Three strangers, hungry and tired, pass through a war-torn village. Embittered and suspicious from the war, the people hide their food and close their windows tight. That is, until the clever strangers suggest making a soup from stones. Intrigued by the idea, everyone brings what they have until-- together, they have made a feast fit for a king!
In this inspiring story about the strength people possess when they work together, Muth takes a simple, beloved tale and adds his own fresh twist.
Enemy Pie – by Derek Munson
It was the perfect summer. That is, until Jeremy Ross moved into the house down the street and became neighborhood enemy number one. Luckily Dad had a surefire way to get rid of enemies: Enemy Pie. But part of the secret recipe is spending an entire day playing with the enemy!
In this funny yet endearing story, one little boy learns an effective recipes for turning your best enemy into your best friend. Accompanied by charming illustrations, Enemy Pie serves up a sweet lesson in the difficulties and ultimate rewards of making new friends.
How Full Is Your Bucket? For Kids – by Tom Rath
Through the story of a little boy named Felix, this charming book explains to children how being kind not only helps others, it helps them, too. As he goes about his day, Felix interacts with different people — his sister Anna, his grandfather, other family and friends. Some people are happy, but others are grumpy or sad. Using the metaphor of a bucket and dipper, Felix’ grandfather explains why the happy people make Felix feel good, while the others leave him feeling bad — and how Felix himself is affecting others, whether he means to or not. This beautifully illustrated adaptation takes the original book’s powerful message — that the way we relate to others has a profound effect on every aspect of our lives — and tailors it to a child’s unique needs and level of understanding.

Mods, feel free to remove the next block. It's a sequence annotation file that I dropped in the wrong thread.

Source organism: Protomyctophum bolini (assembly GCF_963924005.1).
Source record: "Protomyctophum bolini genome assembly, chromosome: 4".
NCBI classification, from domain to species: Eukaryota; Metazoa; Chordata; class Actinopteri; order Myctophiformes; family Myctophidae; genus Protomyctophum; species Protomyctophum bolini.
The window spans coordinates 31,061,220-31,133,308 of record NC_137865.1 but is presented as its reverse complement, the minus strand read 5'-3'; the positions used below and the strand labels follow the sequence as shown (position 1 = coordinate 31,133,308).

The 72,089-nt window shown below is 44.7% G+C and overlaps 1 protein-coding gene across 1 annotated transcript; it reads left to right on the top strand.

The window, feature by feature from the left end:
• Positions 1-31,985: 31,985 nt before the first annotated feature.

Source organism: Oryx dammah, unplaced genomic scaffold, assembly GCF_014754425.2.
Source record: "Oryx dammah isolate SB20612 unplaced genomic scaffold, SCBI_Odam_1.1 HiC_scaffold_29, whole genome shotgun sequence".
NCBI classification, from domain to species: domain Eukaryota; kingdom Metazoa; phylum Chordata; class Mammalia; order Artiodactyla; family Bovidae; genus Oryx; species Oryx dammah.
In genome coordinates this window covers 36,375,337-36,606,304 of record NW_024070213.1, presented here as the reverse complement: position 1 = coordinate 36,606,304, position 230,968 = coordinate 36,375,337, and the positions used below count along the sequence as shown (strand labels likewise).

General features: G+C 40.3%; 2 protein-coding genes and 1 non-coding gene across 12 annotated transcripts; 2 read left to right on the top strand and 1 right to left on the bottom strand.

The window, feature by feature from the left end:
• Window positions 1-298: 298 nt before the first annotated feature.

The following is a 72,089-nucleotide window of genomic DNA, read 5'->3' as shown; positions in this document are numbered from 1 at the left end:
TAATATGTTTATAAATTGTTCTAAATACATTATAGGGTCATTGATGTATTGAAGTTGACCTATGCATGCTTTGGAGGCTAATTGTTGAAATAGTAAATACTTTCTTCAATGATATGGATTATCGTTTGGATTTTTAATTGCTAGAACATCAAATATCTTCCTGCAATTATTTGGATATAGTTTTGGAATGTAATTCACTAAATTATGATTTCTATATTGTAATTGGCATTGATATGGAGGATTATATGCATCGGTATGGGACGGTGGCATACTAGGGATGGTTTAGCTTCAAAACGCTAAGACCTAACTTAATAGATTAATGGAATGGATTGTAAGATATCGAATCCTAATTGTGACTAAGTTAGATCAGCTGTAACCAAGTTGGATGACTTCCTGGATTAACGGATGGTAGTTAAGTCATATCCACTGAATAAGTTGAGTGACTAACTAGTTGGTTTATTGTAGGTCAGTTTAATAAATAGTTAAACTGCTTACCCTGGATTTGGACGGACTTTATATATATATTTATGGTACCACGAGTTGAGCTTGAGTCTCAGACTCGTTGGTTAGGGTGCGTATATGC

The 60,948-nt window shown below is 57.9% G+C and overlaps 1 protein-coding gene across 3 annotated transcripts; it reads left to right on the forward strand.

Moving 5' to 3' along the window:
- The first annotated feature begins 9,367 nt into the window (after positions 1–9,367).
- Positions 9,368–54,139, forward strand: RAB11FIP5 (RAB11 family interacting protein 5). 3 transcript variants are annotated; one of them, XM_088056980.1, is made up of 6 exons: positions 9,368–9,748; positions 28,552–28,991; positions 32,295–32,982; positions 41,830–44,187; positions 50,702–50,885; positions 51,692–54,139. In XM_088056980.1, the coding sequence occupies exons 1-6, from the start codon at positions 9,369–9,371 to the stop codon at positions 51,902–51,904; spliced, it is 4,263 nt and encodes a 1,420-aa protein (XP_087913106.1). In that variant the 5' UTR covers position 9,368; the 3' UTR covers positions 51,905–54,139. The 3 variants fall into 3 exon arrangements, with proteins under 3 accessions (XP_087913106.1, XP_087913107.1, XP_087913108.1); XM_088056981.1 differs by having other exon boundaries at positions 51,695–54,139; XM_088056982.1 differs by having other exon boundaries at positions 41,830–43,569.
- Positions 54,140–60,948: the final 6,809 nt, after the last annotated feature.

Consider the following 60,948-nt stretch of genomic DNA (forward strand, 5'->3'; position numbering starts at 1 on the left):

Horace and Morris but Mostly Dolores – by James Howe
Will their friendship ever be the same?
Horace, Morris, and Dolores have been best friends forever. They do everything together -- from sailing the seven sewers to climbing Mount Ever-Rust. But one day Horace and Morris join the Mega-Mice (no girls allowed), and Dolores joins the Cheese Puffs (no boys allowed). Is this the end? Or will Horace and Morris but mostly Dolores find a way to save the day -- and their friendship?
The Giving Tree – by Shel Silverstein
'Once there was a tree...and she loved a little boy.'
So begins a story of unforgettable perception, beautifully written and illustrated by the gifted and versatile Shel Silverstein.
Every day the boy would come to the tree to eat her apples, swing from her branches, or slide down her trunk...and the tree was happy. But as the boy grew older he began to want more from the tree, and the tree gave and gave and gave.
Each Kindness – by Jacqueline Woodson